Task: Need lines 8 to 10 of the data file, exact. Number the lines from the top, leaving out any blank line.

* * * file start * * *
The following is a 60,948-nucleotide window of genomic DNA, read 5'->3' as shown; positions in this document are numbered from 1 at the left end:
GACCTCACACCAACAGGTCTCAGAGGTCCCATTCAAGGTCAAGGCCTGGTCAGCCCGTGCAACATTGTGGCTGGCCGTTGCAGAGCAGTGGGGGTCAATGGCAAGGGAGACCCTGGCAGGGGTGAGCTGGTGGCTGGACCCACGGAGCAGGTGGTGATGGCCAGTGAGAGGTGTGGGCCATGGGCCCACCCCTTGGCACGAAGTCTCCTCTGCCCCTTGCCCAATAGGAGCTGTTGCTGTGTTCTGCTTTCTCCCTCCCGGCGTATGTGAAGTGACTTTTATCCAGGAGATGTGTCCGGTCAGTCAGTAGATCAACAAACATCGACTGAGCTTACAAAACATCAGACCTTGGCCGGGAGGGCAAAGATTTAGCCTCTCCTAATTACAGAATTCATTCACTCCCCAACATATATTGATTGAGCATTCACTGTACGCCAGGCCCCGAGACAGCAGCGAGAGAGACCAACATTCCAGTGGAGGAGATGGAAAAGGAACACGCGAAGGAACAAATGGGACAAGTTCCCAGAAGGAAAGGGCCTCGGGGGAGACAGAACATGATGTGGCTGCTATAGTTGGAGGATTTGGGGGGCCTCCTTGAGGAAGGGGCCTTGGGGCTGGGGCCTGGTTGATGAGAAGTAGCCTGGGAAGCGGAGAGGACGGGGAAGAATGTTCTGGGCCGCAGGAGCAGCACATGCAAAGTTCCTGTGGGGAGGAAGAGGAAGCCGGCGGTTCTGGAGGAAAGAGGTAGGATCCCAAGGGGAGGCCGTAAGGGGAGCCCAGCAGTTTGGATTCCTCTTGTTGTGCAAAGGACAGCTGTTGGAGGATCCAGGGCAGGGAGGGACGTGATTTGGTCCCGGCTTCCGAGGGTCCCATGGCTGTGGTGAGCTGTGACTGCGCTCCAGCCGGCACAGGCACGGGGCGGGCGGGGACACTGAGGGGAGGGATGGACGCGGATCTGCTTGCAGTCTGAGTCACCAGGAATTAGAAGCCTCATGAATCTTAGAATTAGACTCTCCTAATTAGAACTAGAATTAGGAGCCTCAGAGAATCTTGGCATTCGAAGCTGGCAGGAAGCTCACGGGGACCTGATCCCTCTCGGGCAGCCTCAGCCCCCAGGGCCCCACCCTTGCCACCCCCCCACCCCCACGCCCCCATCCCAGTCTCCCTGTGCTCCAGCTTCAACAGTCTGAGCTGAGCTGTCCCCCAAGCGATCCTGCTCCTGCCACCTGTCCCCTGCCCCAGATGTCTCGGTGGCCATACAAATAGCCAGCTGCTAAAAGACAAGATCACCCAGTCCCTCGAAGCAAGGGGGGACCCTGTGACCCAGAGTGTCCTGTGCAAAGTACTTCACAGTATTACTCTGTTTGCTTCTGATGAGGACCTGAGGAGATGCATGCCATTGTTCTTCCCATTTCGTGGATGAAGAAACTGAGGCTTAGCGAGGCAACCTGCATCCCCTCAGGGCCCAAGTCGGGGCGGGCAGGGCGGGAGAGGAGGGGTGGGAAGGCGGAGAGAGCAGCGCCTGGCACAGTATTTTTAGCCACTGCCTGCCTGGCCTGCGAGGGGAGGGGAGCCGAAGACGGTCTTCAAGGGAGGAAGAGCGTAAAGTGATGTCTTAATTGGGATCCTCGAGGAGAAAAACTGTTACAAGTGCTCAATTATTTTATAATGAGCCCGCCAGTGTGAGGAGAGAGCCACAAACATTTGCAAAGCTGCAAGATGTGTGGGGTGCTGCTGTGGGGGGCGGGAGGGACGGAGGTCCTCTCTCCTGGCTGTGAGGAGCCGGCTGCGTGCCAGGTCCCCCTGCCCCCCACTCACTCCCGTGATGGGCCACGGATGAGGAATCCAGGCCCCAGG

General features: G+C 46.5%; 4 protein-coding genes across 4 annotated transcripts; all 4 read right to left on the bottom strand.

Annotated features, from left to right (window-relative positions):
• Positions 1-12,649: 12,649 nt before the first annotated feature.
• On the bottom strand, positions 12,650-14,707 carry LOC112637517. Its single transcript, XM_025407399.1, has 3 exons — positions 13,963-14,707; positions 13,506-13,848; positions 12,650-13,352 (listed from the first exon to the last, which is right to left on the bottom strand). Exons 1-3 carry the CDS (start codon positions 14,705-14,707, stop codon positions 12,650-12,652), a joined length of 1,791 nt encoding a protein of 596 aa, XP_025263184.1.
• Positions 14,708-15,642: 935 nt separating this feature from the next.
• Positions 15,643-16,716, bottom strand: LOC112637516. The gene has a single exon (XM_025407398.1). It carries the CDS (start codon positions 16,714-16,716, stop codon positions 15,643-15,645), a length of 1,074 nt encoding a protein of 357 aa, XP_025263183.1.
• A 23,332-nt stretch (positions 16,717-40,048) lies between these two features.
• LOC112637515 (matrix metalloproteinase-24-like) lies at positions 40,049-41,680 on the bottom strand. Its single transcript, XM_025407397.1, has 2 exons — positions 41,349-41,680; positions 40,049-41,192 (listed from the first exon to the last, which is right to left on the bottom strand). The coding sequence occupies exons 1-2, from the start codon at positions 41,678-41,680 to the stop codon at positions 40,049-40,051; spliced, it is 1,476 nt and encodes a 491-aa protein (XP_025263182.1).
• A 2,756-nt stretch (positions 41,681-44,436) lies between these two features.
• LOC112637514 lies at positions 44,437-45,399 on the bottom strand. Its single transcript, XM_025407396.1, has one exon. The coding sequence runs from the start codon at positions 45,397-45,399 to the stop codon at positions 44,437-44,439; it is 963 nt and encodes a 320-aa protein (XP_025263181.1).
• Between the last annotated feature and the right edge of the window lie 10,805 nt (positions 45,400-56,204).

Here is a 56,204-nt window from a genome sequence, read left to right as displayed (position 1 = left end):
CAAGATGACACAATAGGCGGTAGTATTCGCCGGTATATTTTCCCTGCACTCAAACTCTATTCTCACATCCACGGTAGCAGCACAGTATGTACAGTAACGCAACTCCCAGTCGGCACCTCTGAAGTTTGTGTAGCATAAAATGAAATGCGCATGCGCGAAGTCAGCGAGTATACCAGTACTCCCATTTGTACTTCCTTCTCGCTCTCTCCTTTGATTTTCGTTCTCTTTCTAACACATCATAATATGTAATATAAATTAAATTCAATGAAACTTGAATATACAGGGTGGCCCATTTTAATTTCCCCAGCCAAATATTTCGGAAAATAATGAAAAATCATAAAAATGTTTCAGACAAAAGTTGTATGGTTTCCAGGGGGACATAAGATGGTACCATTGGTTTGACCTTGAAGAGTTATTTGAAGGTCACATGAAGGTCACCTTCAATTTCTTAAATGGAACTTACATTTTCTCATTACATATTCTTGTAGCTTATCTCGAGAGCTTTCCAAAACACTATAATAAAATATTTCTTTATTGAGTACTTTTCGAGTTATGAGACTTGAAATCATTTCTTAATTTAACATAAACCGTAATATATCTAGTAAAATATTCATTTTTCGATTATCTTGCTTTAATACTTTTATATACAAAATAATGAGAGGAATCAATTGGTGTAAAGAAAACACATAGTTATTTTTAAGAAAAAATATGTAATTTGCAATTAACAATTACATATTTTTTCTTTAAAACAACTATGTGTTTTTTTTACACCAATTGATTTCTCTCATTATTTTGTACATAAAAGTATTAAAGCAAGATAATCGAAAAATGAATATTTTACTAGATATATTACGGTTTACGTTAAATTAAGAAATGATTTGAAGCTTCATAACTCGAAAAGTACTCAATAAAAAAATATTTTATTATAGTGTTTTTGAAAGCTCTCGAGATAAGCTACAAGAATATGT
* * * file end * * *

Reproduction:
• Positions 15,643-16,716, bottom strand: LOC112637516. The gene has a single exon (XM_025407398.1). It carries the CDS (start codon positions 16,714-16,716, stop codon positions 15,643-15,645), a length of 1,074 nt encoding a protein of 357 aa, XP_025263183.1.
• A 23,332-nt stretch (positions 16,717-40,048) lies between these two features.
• LOC112637515 (matrix metalloproteinase-24-like) lies at positions 40,049-41,680 on the bottom strand. Its single transcript, XM_025407397.1, has 2 exons — positions 41,349-41,680; positions 40,049-41,192 (listed from the first exon to the last, which is right to left on the bottom strand). The coding sequence occupies exons 1-2, from the start codon at positions 41,678-41,680 to the stop codon at positions 40,049-40,051; spliced, it is 1,476 nt and encodes a 491-aa protein (XP_025263182.1).